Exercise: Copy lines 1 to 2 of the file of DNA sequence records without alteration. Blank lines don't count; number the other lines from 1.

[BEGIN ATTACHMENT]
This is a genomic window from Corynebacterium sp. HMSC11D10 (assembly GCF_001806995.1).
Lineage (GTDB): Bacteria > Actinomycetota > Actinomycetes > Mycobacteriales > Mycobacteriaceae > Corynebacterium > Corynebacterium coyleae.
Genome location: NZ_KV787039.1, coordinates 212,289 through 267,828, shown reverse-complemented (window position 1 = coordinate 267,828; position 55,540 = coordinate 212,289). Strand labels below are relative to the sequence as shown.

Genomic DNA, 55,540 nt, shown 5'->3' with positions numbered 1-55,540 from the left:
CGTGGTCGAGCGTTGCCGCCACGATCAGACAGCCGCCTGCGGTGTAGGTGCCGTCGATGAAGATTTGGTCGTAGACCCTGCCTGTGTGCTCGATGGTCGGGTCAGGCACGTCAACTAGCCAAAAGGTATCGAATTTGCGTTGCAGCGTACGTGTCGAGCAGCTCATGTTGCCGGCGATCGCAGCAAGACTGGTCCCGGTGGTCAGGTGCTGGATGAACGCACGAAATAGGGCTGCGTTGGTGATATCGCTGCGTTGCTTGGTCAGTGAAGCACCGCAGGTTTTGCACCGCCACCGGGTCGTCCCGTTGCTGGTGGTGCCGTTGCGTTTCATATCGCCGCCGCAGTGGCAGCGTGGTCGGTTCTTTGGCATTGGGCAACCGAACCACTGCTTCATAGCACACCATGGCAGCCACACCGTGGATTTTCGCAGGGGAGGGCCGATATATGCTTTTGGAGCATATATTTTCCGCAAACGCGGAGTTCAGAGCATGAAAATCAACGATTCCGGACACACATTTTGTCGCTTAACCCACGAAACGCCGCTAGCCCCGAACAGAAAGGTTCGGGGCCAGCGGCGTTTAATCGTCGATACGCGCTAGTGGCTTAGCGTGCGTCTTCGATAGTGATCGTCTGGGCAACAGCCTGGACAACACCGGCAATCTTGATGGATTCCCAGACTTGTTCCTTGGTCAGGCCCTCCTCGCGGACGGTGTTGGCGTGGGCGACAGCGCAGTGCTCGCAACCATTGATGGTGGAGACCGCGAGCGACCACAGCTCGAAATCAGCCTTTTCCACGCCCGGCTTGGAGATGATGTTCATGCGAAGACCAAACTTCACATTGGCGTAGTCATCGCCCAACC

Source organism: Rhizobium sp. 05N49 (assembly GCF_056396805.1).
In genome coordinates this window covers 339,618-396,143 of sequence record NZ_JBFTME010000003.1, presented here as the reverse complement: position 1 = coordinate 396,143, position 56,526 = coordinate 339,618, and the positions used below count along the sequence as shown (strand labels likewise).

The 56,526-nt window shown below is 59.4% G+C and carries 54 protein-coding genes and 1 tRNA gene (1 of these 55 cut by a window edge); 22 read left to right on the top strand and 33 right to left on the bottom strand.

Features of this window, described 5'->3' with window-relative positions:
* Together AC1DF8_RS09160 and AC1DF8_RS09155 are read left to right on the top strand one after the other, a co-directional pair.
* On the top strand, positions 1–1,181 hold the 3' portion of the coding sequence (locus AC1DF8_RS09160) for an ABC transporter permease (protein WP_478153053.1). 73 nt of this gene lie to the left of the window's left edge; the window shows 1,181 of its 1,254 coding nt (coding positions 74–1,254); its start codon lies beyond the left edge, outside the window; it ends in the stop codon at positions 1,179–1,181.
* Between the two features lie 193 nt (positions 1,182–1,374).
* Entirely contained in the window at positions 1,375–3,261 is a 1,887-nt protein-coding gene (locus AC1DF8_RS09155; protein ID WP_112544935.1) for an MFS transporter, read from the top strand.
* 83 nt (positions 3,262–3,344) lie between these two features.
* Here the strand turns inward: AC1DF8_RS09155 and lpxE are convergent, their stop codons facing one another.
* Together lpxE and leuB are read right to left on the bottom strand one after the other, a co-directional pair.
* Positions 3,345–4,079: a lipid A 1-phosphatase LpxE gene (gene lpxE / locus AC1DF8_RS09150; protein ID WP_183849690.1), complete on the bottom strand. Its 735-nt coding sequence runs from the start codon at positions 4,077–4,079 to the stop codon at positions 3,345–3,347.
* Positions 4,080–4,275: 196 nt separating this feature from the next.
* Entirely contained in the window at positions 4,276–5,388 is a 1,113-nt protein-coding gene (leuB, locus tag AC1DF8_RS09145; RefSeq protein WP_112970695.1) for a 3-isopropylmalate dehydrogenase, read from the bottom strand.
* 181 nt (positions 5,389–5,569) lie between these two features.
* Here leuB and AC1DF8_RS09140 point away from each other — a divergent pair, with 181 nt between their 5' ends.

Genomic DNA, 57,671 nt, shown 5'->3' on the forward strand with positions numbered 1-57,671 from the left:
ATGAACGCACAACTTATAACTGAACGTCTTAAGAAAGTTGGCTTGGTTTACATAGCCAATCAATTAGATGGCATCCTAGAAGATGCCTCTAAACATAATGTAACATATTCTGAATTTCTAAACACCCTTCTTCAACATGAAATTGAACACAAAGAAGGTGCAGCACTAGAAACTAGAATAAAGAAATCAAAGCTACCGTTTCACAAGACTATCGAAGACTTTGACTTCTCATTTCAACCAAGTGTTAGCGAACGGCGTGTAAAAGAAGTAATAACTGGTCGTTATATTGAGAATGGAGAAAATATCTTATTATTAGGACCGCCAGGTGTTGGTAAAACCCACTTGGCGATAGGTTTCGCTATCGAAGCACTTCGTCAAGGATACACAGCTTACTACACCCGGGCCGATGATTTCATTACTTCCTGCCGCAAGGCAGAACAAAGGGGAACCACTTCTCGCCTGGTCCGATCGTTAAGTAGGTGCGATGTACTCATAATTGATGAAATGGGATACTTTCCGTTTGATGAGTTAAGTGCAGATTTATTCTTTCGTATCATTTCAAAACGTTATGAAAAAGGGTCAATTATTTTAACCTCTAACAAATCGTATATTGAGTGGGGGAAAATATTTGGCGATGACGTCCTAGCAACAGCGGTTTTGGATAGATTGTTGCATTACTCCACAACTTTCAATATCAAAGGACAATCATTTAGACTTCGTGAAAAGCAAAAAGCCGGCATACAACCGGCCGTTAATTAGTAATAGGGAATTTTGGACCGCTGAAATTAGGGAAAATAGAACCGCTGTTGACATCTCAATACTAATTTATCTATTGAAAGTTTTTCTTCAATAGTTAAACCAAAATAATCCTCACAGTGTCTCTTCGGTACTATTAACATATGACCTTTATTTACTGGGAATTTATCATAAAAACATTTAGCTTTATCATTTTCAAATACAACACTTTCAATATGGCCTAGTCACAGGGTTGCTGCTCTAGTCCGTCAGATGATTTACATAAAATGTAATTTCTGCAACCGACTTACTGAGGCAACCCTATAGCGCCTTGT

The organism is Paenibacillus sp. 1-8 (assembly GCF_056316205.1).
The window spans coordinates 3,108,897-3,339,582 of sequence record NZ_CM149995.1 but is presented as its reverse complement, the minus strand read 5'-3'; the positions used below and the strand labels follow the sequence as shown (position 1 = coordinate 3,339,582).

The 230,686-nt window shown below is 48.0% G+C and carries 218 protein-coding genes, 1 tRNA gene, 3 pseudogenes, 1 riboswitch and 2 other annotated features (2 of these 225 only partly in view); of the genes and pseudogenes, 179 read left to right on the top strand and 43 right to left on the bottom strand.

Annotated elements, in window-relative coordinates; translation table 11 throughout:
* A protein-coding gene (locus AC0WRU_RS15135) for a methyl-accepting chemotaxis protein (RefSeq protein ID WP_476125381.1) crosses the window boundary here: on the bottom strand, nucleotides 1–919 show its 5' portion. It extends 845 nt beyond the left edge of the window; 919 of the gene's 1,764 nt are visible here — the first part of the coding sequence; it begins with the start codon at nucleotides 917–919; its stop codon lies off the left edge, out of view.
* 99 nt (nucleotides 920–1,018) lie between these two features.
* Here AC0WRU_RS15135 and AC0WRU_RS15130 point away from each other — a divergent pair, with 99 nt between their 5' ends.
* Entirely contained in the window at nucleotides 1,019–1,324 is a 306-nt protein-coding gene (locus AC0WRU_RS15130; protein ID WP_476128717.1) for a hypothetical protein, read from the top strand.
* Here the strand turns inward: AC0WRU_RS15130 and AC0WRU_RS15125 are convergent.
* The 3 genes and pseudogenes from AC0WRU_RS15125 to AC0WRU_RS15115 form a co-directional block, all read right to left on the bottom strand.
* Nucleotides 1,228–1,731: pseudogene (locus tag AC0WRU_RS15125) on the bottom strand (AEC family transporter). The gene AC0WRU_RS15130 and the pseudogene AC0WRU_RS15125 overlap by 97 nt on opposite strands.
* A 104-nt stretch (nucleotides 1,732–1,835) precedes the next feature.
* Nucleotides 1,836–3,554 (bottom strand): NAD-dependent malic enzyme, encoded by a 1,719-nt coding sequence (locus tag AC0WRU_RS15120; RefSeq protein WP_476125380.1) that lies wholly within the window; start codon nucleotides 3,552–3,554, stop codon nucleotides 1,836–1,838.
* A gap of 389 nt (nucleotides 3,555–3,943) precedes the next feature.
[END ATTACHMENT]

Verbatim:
This is a genomic window from Corynebacterium sp. HMSC11D10 (assembly GCF_001806995.1).
Lineage (GTDB): Bacteria > Actinomycetota > Actinomycetes > Mycobacteriales > Mycobacteriaceae > Corynebacterium > Corynebacterium coyleae.